If you have ever tried to shop for a supplement — either in person or online — you are familiar with the anxiety-inducing amount of options you have to choose from. Which brand do you buy? Is it safe? How do you know this is a good product?
With more than 80,000 products on the market, it’s easy to get lost and overwhelmed in the sea of choices. This article will walk you through some simple steps to take to ensure you can find high-quality supplements that meet your specific health needs and goals.
The Problems With Supplement Regulations
In the US, the Food and Drug Administration (FDA) is responsible for checking a supplement’s label claims, evaluating any new dietary ingredient introduced into the market, inspecting manufacturing facilities, and monitoring recalls and adverse events caused by supplements.
It’s very important to note that the FDA does not check supplement efficacy, quality, or safety prior to it being released on the market. It is entirely up to the manufacturers to make sure that their products meet the FDA’s Good Manufacturing Practice (GMP) standards — in essence, these businesses largely “self-police”.
The FDA does do random facility inspections, but it does not have the manpower or budget to inspect all of them. This leaves room for bad-faith actors to sell low-quality or tainted supplements to an unsuspecting public.
What Makes a High-Quality Product?
There are 4 main considerations that make for a solid supplement.
In essence, the ingredients listed on the label should be exactly what is in the bottle. No more, no less. Both sides of this issue can be problematic.
On the one hand, an ingredient listed on the label may not actually be in the supplement, leaving you with a possibly ineffective product. On the other hand, there may be an ingredient not listed on the label, which could be dangerous depending on what that product is and your personal health considerations.
The amount of the supplement declared on the label should be the amount you receive. But this is not always the case. In a study examining 15 different vitamin D supplements, researchers found that you may be consuming 3,000 IU (75 mcg) more to 1,500 IU (37.5 mcg) less than what you expected to get based on the stated dosage on the label.
It’s important that your supplement be free of unwanted ingredients — particularly ones that could harm your health. Supplements in the weight loss category tend to be a higher risk group as they are more likely to contain undeclared weight loss drugs.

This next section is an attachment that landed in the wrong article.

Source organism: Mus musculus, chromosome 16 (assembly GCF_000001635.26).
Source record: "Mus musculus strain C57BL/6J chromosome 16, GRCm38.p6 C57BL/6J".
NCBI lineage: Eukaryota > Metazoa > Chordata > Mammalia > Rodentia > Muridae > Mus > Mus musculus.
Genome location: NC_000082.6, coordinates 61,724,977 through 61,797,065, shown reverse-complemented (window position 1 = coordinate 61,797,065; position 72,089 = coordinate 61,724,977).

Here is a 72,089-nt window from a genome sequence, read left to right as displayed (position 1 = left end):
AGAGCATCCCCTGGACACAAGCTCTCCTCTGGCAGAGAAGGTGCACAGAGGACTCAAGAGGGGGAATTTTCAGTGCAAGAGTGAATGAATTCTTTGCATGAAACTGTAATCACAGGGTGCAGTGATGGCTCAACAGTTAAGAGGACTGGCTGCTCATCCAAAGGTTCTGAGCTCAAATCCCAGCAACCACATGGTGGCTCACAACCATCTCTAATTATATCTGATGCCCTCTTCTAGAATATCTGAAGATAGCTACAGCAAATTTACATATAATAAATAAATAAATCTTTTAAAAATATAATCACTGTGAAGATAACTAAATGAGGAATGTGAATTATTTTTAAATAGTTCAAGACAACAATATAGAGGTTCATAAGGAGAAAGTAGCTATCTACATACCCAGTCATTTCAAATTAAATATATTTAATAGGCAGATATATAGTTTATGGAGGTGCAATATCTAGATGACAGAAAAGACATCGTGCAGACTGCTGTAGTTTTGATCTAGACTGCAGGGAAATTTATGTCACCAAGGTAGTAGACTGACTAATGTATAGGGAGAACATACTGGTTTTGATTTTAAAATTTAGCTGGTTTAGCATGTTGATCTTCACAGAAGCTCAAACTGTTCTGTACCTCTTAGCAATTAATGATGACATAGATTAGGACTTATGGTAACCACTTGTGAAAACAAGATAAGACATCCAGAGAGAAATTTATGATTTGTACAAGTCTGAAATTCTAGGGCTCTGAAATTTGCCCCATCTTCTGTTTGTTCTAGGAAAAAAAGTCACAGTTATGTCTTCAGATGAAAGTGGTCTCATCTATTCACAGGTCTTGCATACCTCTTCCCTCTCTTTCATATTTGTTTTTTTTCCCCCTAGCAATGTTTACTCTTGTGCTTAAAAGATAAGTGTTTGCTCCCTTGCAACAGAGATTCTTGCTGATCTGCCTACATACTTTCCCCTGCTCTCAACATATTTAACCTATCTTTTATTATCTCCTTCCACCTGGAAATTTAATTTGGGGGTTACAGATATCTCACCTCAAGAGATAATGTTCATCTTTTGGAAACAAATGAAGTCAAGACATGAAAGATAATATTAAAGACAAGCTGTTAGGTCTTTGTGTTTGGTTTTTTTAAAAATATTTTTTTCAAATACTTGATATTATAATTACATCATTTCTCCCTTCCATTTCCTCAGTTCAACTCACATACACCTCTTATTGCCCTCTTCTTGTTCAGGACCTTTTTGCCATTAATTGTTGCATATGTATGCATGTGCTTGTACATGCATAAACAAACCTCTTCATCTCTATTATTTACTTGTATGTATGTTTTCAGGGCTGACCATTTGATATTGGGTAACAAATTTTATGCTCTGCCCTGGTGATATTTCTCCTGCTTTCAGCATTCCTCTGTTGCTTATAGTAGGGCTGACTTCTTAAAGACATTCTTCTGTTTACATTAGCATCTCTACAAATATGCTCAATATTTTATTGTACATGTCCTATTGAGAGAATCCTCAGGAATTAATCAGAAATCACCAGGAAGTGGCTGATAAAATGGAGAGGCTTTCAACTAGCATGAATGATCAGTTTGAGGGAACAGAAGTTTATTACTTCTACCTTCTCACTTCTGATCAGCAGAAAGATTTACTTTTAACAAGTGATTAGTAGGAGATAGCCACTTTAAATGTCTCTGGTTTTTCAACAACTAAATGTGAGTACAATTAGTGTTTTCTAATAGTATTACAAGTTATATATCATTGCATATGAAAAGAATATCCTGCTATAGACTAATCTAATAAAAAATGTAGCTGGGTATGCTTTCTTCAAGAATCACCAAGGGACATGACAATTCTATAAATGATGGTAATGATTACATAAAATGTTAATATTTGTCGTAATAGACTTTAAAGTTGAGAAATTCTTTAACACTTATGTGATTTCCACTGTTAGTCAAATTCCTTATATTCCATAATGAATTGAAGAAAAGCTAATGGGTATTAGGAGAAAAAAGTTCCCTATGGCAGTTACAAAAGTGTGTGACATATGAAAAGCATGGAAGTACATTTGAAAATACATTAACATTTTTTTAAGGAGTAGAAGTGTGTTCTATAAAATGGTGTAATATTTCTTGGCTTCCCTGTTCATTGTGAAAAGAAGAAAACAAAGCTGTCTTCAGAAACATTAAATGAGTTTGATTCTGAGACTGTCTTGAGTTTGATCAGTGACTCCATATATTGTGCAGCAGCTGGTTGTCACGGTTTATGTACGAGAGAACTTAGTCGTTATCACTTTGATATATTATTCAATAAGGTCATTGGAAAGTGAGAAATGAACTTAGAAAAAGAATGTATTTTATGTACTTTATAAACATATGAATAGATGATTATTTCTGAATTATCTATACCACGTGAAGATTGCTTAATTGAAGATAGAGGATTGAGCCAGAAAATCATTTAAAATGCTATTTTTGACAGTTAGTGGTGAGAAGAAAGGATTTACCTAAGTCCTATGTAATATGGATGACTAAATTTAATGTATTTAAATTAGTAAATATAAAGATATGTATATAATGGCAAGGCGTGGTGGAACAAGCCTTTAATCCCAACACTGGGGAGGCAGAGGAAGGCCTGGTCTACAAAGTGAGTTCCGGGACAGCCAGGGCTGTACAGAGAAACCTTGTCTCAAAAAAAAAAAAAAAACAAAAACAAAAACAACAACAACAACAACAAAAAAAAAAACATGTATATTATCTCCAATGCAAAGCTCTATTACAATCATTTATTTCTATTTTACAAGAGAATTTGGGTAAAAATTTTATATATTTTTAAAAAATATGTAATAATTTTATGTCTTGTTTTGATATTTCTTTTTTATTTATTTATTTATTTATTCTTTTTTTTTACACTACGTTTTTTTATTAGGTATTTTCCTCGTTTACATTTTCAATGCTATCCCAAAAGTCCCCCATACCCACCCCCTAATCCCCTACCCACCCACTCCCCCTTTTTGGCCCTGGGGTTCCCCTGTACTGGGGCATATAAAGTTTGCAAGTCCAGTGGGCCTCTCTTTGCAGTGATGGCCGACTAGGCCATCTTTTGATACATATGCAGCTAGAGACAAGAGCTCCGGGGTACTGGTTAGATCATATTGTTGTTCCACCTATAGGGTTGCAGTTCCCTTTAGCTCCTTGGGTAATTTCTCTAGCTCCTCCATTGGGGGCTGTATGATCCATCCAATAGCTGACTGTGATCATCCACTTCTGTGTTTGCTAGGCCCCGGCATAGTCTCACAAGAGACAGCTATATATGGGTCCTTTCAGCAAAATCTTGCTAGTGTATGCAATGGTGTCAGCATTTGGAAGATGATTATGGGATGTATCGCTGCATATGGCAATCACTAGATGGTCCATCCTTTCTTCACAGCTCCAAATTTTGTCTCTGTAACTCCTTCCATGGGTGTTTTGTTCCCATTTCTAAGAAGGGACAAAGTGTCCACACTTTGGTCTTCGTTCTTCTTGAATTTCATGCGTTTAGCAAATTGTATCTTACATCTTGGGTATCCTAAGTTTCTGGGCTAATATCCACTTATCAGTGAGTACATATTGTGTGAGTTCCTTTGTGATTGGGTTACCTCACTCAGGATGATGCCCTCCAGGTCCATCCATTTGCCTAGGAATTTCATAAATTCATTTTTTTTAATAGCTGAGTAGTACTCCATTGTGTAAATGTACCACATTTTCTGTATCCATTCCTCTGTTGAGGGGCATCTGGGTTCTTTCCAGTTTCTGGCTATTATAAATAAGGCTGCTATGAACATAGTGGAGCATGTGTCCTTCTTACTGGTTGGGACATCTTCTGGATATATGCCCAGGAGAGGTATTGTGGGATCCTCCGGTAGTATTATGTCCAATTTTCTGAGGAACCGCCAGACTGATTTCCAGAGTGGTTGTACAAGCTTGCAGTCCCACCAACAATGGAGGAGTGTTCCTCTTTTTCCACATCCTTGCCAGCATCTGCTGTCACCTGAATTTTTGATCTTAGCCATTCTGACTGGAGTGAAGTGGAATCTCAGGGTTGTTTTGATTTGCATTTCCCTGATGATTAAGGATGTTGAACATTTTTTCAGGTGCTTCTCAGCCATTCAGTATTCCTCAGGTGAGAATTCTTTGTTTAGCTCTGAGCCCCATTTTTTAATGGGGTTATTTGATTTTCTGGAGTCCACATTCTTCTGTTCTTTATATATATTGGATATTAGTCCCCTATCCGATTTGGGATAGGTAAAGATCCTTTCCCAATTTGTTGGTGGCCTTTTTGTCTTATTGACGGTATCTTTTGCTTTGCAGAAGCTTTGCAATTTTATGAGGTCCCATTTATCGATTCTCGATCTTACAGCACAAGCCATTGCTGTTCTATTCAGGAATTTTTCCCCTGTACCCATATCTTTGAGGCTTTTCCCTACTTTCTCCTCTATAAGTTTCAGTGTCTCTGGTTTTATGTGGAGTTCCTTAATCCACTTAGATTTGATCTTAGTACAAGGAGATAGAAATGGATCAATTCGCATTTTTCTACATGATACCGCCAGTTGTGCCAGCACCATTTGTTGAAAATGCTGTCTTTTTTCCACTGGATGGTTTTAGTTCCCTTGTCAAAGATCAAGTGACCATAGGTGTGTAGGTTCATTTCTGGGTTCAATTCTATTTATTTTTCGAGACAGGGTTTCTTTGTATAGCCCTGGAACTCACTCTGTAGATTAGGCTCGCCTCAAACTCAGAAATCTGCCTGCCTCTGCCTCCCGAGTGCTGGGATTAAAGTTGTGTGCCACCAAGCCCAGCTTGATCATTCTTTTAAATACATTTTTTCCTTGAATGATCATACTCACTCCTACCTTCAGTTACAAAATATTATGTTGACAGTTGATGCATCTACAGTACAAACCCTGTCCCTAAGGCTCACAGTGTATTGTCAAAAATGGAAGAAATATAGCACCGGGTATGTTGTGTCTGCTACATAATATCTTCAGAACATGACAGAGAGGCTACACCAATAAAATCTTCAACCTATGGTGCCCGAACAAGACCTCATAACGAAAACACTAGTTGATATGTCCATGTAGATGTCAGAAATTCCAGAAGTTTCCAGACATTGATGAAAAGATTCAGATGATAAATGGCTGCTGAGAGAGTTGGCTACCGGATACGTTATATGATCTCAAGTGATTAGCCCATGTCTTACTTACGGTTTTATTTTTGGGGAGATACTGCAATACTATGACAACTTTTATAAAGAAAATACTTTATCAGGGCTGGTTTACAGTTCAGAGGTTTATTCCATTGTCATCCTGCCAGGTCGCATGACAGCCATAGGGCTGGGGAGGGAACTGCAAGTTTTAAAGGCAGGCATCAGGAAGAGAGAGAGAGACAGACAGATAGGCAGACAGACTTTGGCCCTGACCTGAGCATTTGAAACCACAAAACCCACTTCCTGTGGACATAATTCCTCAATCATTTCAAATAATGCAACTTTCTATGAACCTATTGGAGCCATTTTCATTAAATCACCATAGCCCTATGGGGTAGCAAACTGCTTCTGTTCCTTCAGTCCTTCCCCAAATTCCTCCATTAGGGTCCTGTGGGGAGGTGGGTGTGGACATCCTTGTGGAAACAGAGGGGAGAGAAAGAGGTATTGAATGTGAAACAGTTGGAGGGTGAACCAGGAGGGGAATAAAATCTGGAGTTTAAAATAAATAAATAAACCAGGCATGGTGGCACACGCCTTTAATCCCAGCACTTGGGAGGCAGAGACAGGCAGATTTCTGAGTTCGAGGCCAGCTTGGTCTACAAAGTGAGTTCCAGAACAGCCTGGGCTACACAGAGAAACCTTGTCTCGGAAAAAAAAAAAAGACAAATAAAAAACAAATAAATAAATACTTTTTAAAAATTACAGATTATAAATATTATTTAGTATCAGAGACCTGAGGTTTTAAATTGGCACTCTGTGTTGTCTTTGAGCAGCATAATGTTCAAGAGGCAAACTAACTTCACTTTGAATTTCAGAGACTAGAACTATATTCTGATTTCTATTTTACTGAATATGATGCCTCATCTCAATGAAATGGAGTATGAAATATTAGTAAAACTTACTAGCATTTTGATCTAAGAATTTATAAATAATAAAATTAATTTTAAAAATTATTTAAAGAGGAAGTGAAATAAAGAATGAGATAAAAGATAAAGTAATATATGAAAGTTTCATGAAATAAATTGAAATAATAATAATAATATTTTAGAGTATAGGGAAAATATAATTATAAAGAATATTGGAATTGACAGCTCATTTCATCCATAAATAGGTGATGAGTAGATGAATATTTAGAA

For instance, the weight loss drug sibutramine (Meridia) was banned both in the US and European markets in 2010 as its use was linked to increased heart problems. Yet, two years later this drug was detected in weight loss supplements at doses 2–3 times above the recommended prescription amount. Yikes!
Even if the supplement you buy is the correct dose and free of unwanted substances, it still needs to be properly digested by your body to be effective. This is where performance comes in. The supplement you take needs to be manufactured in such a way that your body can properly break it down and absorb it into your bloodstream.
Protect Yourself From Sub-Par Supplements
The best way to ensure you’re getting a high-quality supplement is to purchase those that have been tested by third-party companies. These companies act as an additional quality control check and implement testing protocols covering all 4 main considerations discussed above.
While there are many such companies, the major testing companies are listed here. By clicking on any of the below, you can search their databases to find a high-quality supplement that fits your personal health needs.
- Banned Substances Control Group (BSCG)
- NSF Certified Dietary Supplements (which also has a Certified for Sport category)
- United States Pharmacopeia (USP)
A final note: beware of fake supplement certifications! Some unscrupulous companies will claim that their products are approved by major anti-doping or sports organizations such as the World Anti-doping Agency (WADA), the United States Anti-doping Agency (USADA), or the National Collegiate Athletic Association (NCAA). Any such claim is false, as none of these organizations approve of any dietary supplement.
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Photo Credit: Angel Sinigersky on Unsplash and Nicolas Solerieu on Unsplash